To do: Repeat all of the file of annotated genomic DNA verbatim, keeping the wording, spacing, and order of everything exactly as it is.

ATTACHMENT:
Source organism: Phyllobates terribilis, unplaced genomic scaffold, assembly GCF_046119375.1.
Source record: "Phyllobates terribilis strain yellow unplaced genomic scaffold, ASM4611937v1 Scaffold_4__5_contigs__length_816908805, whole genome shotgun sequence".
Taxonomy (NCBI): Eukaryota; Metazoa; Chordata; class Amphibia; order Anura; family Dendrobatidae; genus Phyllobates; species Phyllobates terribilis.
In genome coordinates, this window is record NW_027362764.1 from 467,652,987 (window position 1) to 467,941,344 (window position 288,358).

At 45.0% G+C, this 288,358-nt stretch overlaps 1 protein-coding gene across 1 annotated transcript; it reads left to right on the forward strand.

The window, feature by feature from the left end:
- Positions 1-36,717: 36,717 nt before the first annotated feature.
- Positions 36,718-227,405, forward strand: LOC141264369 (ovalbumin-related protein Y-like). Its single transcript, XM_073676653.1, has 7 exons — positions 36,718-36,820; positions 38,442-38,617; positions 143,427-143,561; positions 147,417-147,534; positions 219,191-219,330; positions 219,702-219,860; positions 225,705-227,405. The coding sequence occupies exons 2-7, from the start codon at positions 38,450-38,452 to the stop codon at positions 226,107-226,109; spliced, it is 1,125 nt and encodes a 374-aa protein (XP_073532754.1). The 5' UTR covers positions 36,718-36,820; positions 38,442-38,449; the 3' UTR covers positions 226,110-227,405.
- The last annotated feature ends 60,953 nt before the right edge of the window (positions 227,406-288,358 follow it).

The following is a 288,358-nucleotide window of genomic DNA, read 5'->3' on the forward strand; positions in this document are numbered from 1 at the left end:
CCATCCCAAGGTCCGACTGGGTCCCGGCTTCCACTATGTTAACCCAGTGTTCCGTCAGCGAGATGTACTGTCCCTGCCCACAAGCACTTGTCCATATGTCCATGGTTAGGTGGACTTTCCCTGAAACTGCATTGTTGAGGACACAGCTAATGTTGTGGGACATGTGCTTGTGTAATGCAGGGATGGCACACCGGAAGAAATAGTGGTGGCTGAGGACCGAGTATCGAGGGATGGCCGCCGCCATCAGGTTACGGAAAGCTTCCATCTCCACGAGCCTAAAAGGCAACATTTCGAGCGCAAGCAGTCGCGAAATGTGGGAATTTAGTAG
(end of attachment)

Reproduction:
Source organism: Phyllobates terribilis, unplaced genomic scaffold, assembly GCF_046119375.1.
Source record: "Phyllobates terribilis strain yellow unplaced genomic scaffold, ASM4611937v1 Scaffold_4__5_contigs__length_816908805, whole genome shotgun sequence".
Taxonomy (NCBI): Eukaryota; Metazoa; Chordata; class Amphibia; order Anura; family Dendrobatidae; genus Phyllobates; species Phyllobates terribilis.
In genome coordinates, this window is record NW_027362764.1 from 467,652,987 (window position 1) to 467,941,344 (window position 288,358).

At 45.0% G+C, this 288,358-nt stretch overlaps 1 protein-coding gene across 1 annotated transcript; it reads left to right on the forward strand.

The window, feature by feature from the left end:
- Positions 1-36,717: 36,717 nt before the first annotated feature.
- Positions 36,718-227,405, forward strand: LOC141264369 (ovalbumin-related protein Y-like). Its single transcript, XM_073676653.1, has 7 exons — positions 36,718-36,820; positions 38,442-38,617; positions 143,427-143,561; positions 147,417-147,534; positions 219,191-219,330; positions 219,702-219,860; positions 225,705-227,405. The coding sequence occupies exons 2-7, from the start codon at positions 38,450-38,452 to the stop codon at positions 226,107-226,109; spliced, it is 1,125 nt and encodes a 374-aa protein (XP_073532754.1). The 5' UTR covers positions 36,718-36,820; positions 38,442-38,449; the 3' UTR covers positions 226,110-227,405.
- The last annotated feature ends 60,953 nt before the right edge of the window (positions 227,406-288,358 follow it).

The following is a 288,358-nucleotide window of genomic DNA, read 5'->3' on the forward strand; positions in this document are numbered from 1 at the left end:
CCATCCCAAGGTCCGACTGGGTCCCGGCTTCCACTATGTTAACCCAGTGTTCCGTCAGCGAGATGTACTGTCCCTGCCCACAAGCACTTGTCCATATGTCCATGGTTAGGTGGACTTTCCCTGAAACTGCATTGTTGAGGACACAGCTAATGTTGTGGGACATGTGCTTGTGTAATGCAGGGATGGCACACCGGAAGAAATAGTGGTGGCTGAGGACCGAGTATCGAGGGATGGCCGCCGCCATCAGGTTACGGAAAGCTTCCATCTCCACGAGCCTAAAAGGCAACATTTCGAGCGCAAGCAGTCGCGAAATGTGGGAATTTAGTAG